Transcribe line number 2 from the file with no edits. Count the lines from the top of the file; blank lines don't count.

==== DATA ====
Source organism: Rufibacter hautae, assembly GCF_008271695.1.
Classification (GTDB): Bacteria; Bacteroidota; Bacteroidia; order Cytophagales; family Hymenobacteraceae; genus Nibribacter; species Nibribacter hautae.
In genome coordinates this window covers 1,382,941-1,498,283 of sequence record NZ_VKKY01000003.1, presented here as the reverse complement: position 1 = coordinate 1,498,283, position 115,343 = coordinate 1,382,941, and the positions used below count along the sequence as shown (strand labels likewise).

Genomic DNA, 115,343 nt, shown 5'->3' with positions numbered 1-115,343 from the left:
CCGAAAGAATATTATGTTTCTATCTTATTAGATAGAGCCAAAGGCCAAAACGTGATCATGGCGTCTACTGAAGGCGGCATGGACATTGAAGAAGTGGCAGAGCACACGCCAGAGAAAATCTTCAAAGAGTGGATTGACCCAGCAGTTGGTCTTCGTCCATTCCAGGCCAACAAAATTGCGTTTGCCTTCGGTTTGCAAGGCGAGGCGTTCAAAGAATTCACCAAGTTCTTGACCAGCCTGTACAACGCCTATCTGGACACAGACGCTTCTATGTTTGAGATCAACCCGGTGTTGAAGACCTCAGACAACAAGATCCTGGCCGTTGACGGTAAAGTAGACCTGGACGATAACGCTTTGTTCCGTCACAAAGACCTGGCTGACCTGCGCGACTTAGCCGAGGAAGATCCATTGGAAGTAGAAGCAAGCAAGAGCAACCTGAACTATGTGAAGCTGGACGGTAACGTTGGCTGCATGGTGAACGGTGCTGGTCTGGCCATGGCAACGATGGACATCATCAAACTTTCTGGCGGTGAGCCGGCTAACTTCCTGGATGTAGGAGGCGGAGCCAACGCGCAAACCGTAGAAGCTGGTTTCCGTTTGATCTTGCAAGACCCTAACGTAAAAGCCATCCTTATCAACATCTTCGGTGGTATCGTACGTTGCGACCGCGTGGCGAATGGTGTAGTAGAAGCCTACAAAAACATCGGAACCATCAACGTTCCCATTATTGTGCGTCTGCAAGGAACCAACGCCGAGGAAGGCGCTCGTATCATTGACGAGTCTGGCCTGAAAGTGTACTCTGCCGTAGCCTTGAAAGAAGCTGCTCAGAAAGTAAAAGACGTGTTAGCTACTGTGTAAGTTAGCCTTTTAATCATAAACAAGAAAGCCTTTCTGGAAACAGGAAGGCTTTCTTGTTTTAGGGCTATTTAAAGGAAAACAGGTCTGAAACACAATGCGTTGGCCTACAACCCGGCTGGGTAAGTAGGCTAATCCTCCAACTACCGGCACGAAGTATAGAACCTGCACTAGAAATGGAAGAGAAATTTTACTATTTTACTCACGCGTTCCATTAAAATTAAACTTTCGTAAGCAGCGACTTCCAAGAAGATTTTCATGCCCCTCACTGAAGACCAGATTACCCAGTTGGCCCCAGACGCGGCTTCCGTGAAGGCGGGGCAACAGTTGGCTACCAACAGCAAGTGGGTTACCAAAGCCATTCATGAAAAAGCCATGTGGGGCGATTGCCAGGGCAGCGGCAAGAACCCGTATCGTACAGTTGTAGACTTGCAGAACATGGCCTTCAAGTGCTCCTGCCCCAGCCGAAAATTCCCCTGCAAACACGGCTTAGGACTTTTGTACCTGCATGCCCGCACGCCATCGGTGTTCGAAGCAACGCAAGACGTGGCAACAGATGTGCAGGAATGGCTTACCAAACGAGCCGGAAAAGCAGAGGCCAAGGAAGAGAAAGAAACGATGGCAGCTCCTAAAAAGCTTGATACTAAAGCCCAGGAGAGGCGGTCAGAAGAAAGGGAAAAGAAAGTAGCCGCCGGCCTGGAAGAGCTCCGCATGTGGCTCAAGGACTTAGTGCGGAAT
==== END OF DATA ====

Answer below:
Classification (GTDB): Bacteria; Bacteroidota; Bacteroidia; order Cytophagales; family Hymenobacteraceae; genus Nibribacter; species Nibribacter hautae.